The modern hospice as we know it today, began in London, with Dame Cicely Saunders, Dr. Saunders, who worked with terminally ill patients. She first started her work as a nurse, and later became a doctor.
In 1963, she came across the pond and spoke at Yale University about care of the dying. In 1967, the Dean of the Yale School of Nursing went to England and worked with Dr. Saunders, to learn about hospice care.
Many of us have read the ground breaking book by Elisabeth Kubler-Ross, On Death and Dying. She testified before a Senate committee on Aging. Connecticut had the first hospice in Connecticut, and by 1986 Medicare Hospice Benefit was put into practice.
NHPCO, the National Hospice and Palliative Care Organization has been providing care for 48 years, since the Connecticut Hospice opened its doors.
Hospice care helps people in the last stages of life live their time comfortably. Palliative care offers relief from pain, no matter the stage or eventual outcome of their illness. In the event of the patient’s illness or situation worsening, they can be transitioned to hospice care.
I can’t think of any job that takes more of a special kind of dedication than that of a hospice nurse.
I was never really aware of what hospice or palliative care was all about until it was suggested for my mom several years ago. She was adamantly against even the suggestion of it, when it was first brought up, because to her, it meant imminent death.
After her second hospitalization, my mother became convinced that it may be a viable option, allowing her to stay home, and take some of the burden of care off me.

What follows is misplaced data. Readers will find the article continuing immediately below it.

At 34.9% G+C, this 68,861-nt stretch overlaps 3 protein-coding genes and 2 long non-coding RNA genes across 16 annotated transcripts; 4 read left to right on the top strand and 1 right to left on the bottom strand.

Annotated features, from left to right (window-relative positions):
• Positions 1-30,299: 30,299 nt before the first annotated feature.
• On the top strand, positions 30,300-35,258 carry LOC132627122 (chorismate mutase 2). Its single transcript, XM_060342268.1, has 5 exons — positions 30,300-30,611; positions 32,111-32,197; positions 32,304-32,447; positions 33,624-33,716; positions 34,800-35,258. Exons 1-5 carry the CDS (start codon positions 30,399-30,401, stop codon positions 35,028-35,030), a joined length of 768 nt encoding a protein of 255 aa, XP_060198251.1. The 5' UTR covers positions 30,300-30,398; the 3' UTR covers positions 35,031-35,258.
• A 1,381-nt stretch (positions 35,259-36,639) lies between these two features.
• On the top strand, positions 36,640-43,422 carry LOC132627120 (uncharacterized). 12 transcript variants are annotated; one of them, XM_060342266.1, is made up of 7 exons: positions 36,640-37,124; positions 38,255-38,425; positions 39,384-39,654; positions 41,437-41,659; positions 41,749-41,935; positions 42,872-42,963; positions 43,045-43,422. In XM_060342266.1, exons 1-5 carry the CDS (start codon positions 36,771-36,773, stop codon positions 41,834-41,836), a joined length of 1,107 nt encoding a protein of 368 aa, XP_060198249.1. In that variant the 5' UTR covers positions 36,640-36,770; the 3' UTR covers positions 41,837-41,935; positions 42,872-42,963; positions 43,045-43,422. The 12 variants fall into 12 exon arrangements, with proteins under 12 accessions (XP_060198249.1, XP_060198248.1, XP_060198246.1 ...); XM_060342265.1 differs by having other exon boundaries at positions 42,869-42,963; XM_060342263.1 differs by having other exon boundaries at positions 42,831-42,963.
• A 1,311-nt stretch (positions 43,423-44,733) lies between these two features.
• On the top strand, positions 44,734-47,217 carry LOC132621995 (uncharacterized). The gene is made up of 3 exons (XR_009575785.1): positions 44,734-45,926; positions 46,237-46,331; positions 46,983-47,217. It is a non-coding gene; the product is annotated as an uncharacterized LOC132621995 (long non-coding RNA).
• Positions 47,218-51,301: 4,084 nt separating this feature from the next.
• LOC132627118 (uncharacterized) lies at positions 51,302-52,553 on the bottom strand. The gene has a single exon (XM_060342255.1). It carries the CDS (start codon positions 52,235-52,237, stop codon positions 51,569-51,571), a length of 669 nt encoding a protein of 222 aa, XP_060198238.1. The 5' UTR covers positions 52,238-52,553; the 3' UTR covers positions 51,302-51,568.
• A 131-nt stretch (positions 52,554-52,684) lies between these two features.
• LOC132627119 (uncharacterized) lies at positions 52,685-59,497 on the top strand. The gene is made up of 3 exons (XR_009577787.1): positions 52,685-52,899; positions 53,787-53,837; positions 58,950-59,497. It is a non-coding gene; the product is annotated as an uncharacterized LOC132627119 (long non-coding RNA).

We had a wonderful nurse, Emily Ryan. It takes a very special person to care for a stranger, while they are preparing (albeit reluctantly) to exit the world.
Not only are the hospice nurses dealing with the patient, they have to be a support for the family who bear most of the weight of caring for their loved one. As one caregiver family member shared with me, “Hospice got us through the hardest times of our lives.” The nurses can also be a peacemaker between family members who may have different thoughts on caring for the loved one.
Questions abound – ranging from frantic calls about the oxygen level, amounts of medications being administered by the family member, what does this mean, is this a normal reaction, am I doing this correctly, and the overall stress of watching a loved one die. Having gone through this once, I hope I don’t have to do it again, but could never have done it without the unwavering support Emily and her team.